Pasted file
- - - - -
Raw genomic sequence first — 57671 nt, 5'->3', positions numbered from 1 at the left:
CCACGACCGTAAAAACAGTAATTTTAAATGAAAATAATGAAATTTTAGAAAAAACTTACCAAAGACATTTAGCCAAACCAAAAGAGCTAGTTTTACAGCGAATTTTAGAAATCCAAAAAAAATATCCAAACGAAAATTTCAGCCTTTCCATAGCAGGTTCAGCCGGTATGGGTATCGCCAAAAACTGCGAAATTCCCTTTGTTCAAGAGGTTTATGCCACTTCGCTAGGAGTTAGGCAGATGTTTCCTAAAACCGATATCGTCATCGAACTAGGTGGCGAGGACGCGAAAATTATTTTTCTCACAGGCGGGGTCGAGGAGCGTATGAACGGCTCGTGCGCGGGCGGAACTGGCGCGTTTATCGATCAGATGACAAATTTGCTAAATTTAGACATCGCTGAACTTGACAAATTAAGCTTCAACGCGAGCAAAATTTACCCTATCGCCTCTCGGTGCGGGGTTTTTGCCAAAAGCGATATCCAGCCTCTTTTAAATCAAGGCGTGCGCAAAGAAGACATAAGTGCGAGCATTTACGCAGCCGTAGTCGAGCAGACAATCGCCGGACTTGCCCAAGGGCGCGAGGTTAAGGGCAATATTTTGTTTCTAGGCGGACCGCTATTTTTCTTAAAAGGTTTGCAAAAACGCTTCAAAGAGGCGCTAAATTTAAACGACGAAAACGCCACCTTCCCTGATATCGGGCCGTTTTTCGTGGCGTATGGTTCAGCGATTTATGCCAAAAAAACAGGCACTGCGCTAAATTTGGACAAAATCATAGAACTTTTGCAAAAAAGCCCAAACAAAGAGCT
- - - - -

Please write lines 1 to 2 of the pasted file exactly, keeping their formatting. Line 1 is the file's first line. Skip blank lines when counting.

Raw genomic sequence first — 57671 nt, 5'->3', positions numbered from 1 at the left:
CCACGACCGTAAAAACAGTAATTTTAAATGAAAATAATGAAATTTTAGAAAAAACTTACCAAAGACATTTAGCCAAACCAAAAGAGCTAGTTTTACAGCGAATTTTAGAAATCCAAAAAAAATATCCAAACGAAAATTTCAGCCTTTCCATAGCAGGTTCAGCCGGTATGGGTATCGCCAAAAACTGCGAAATTCCCTTTGTTCAAGAGGTTTATGCCACTTCGCTAGGAGTTAGGCAGATGTTTCCTAAAACCGATATCGTCATCGAACTAGGTGGCGAGGACGCGAAAATTATTTTTCTCACAGGCGGGGTCGAGGAGCGTATGAACGGCTCGTGCGCGGGCGGAACTGGCGCGTTTATCGATCAGATGACAAATTTGCTAAATTTAGACATCGCTGAACTTGACAAATTAAGCTTCAACGCGAGCAAAATTTACCCTATCGCCTCTCGGTGCGGGGTTTTTGCCAAAAGCGATATCCAGCCTCTTTTAAATCAAGGCGTGCGCAAAGAAGACATAAGTGCGAGCATTTACGCAGCCGTAGTCGAGCAGACAATCGCCGGACTTGCCCAAGGGCGCGAGGTTAAGGGCAATATTTTGTTTCTAGGCGGACCGCTATTTTTCTTAAAAGGTTTGCAAAAACGCTTCAAAGAGGCGCTAAATTTAAACGACGAAAACGCCACCTTCCCTGATATCGGGCCGTTTTTCGTGGCGTATGGTTCAGCGATTTATGCCAAAAAAACAGGCACTGCGCTAAATTTGGACAAAATCATAGAACTTTTGCAAAAAAGCCCAAACAAAGAGCT